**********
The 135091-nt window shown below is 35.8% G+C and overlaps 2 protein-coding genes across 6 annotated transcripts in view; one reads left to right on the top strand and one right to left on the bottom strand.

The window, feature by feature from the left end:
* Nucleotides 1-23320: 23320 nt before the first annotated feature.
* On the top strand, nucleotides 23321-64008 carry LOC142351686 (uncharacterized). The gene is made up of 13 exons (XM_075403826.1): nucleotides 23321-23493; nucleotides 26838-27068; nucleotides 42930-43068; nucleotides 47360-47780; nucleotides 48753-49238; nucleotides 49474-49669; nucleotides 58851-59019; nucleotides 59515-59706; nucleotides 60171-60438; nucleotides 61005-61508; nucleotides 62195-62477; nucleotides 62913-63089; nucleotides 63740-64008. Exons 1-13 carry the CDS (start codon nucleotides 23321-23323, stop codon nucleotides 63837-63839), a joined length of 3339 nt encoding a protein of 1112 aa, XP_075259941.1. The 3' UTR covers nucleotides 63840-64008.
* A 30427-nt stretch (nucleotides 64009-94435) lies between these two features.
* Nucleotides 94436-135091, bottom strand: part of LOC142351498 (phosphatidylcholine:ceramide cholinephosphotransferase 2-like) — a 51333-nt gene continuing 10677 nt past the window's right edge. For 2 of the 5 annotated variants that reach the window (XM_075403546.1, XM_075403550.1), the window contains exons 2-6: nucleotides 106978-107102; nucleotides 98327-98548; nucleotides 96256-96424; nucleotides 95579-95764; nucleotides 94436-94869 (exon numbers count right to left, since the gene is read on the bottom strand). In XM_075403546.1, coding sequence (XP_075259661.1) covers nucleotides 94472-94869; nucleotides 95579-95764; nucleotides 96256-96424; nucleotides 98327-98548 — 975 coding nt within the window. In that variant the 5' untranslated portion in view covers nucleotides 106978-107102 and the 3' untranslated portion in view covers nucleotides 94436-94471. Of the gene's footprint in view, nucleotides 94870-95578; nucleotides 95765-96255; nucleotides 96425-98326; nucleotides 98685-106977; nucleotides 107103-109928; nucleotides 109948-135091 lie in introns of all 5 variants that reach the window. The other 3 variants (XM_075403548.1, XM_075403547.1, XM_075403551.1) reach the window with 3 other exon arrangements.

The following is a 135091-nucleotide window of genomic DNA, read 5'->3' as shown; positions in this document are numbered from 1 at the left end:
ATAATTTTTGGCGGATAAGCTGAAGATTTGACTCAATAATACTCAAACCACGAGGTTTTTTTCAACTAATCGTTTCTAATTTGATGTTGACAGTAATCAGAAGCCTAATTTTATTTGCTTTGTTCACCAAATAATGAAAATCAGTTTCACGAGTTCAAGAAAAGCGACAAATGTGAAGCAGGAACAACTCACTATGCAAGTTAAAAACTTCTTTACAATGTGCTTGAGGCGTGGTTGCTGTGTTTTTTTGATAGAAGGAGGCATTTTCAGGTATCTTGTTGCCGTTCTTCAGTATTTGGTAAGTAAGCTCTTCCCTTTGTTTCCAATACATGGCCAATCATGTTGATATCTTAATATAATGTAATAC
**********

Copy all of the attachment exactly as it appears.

The 135091-nt window shown below is 35.8% G+C and overlaps 2 protein-coding genes across 6 annotated transcripts in view; one reads left to right on the top strand and one right to left on the bottom strand.

The window, feature by feature from the left end:
* Nucleotides 1-23320: 23320 nt before the first annotated feature.
* On the top strand, nucleotides 23321-64008 carry LOC142351686 (uncharacterized). The gene is made up of 13 exons (XM_075403826.1): nucleotides 23321-23493; nucleotides 26838-27068; nucleotides 42930-43068; nucleotides 47360-47780; nucleotides 48753-49238; nucleotides 49474-49669; nucleotides 58851-59019; nucleotides 59515-59706; nucleotides 60171-60438; nucleotides 61005-61508; nucleotides 62195-62477; nucleotides 62913-63089; nucleotides 63740-64008. Exons 1-13 carry the CDS (start codon nucleotides 23321-23323, stop codon nucleotides 63837-63839), a joined length of 3339 nt encoding a protein of 1112 aa, XP_075259941.1. The 3' UTR covers nucleotides 63840-64008.
* A 30427-nt stretch (nucleotides 64009-94435) lies between these two features.
* Nucleotides 94436-135091, bottom strand: part of LOC142351498 (phosphatidylcholine:ceramide cholinephosphotransferase 2-like) — a 51333-nt gene continuing 10677 nt past the window's right edge. For 2 of the 5 annotated variants that reach the window (XM_075403546.1, XM_075403550.1), the window contains exons 2-6: nucleotides 106978-107102; nucleotides 98327-98548; nucleotides 96256-96424; nucleotides 95579-95764; nucleotides 94436-94869 (exon numbers count right to left, since the gene is read on the bottom strand). In XM_075403546.1, coding sequence (XP_075259661.1) covers nucleotides 94472-94869; nucleotides 95579-95764; nucleotides 96256-96424; nucleotides 98327-98548 — 975 coding nt within the window. In that variant the 5' untranslated portion in view covers nucleotides 106978-107102 and the 3' untranslated portion in view covers nucleotides 94436-94471. Of the gene's footprint in view, nucleotides 94870-95578; nucleotides 95765-96255; nucleotides 96425-98326; nucleotides 98685-106977; nucleotides 107103-109928; nucleotides 109948-135091 lie in introns of all 5 variants that reach the window. The other 3 variants (XM_075403548.1, XM_075403547.1, XM_075403551.1) reach the window with 3 other exon arrangements.

The following is a 135091-nucleotide window of genomic DNA, read 5'->3' as shown; positions in this document are numbered from 1 at the left end:
ATAATTTTTGGCGGATAAGCTGAAGATTTGACTCAATAATACTCAAACCACGAGGTTTTTTTCAACTAATCGTTTCTAATTTGATGTTGACAGTAATCAGAAGCCTAATTTTATTTGCTTTGTTCACCAAATAATGAAAATCAGTTTCACGAGTTCAAGAAAAGCGACAAATGTGAAGCAGGAACAACTCACTATGCAAGTTAAAAACTTCTTTACAATGTGCTTGAGGCGTGGTTGCTGTGTTTTTTTGATAGAAGGAGGCATTTTCAGGTATCTTGTTGCCGTTCTTCAGTATTTGGTAAGTAAGCTCTTCCCTTTGTTTCCAATACATGGCCAATCATGTTGATATCTTAATATAATGTAATAC